Hello friends, readers and passers-by. From tomorrow, for the next 40 days, I will be travelling with my husband in Chile and Argentina. You’ll be able to follow us on a purpose-built blog called Mostly Patagonia. So pop on over and sign up for postcards from the end of the world! We’ll see you back here in late December or so. Thanks for following!
On this day last year I was in Buenos Aires with my beloved Andrew eating empanadas and locro. And today I found out that I may have relatives in Argentina.
A cousin who is is researching the family history along with my sister and I said that our great-grandfather Antonio Pergolini had a cousin called Camilo Pergolini. Camilo had 2 daughters, one with the married name of DiFuria, a son named Atilo who went to America and another son named Camilo who went to Argentina!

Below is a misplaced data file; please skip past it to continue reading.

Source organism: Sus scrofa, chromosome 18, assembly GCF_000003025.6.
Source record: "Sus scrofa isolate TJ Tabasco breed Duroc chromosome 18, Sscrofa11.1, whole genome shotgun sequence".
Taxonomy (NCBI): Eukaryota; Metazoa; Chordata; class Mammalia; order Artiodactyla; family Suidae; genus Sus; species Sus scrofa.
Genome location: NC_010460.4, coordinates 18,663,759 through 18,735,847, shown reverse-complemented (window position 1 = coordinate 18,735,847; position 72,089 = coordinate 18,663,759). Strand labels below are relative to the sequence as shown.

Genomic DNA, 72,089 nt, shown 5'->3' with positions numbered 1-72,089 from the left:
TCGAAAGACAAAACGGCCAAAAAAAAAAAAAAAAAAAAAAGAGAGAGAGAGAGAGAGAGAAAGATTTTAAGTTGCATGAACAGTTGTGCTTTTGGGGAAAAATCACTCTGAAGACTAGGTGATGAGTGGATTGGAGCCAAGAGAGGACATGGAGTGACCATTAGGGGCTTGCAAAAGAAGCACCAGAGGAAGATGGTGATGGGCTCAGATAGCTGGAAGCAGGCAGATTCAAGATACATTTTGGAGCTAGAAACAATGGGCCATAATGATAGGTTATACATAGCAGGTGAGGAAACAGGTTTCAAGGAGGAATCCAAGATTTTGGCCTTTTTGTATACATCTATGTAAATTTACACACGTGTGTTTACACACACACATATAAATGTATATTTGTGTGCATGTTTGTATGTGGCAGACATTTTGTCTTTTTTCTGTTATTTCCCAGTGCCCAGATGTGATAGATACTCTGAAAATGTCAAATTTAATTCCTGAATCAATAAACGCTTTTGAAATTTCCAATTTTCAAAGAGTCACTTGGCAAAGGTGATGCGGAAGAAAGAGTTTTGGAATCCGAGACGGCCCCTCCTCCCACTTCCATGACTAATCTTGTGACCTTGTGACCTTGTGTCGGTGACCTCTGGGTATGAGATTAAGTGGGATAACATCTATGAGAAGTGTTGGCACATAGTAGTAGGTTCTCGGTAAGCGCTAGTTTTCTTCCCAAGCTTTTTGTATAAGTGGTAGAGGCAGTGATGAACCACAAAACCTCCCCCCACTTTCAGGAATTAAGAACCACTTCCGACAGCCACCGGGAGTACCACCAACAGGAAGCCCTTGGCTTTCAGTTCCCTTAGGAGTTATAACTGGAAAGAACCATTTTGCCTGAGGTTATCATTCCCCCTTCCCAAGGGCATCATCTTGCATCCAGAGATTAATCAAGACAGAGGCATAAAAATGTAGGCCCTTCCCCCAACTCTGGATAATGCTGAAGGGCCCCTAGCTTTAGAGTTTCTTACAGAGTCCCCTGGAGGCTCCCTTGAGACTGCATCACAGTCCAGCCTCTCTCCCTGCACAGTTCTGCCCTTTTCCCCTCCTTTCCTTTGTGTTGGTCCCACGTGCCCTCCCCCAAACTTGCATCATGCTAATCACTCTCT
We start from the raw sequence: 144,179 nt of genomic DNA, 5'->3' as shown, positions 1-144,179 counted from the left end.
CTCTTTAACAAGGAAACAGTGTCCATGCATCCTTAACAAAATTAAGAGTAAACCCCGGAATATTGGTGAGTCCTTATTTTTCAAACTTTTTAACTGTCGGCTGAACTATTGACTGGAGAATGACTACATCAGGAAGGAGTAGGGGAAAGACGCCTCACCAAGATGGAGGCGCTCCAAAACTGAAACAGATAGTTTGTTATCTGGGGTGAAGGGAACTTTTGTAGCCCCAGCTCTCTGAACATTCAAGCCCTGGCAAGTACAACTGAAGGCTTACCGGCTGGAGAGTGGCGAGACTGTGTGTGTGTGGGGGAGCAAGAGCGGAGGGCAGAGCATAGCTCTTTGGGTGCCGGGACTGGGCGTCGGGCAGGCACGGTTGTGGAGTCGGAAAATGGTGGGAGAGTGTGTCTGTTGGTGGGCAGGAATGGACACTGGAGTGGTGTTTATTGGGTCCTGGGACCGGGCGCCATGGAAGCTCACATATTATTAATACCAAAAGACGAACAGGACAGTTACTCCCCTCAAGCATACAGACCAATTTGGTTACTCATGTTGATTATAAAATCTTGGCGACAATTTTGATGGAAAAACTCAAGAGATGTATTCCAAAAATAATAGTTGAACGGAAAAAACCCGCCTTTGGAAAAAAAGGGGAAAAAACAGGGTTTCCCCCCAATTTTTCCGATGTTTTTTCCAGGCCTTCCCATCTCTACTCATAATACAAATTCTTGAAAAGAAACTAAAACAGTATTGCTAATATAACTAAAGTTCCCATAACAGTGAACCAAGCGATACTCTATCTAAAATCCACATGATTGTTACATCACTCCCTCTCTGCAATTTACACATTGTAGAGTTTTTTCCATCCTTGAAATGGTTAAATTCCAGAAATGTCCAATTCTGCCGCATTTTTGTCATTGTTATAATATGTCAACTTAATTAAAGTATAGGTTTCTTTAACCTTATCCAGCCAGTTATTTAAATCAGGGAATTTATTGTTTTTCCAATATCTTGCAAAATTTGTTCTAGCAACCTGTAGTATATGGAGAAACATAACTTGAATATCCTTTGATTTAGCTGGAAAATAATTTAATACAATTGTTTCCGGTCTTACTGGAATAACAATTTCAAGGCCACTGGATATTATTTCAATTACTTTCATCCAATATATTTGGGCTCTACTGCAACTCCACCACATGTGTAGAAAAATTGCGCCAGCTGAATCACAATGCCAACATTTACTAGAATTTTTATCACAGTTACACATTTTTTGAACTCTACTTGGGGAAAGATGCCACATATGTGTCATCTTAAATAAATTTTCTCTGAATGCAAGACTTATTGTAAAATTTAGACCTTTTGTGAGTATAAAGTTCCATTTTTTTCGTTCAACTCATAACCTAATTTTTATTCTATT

So, another trip for family research is in order! Calling all Argentine Pergolinis with Abruzzi heritage.
Excuse typing errors – very worn out keyboard…We are back in Buenos Aires and I must say, this could be the undisputed capital of empanadas. Today we went to a place called Ña Serapia, Las Heras, Av. 3357, and the empanadas were fragrant, delicate and so very delicious.
As well as the empanadas we had Locra which I can only describe as a soup or stew with heaps of corn and beans and other yummy things. And just because it looked so good, we also had by far the best tamale I have ever had, anywhere. This is definitely one to experiment with when we get home. We only have 24 hours left in BA and we are considering going back tomorrow before our flight…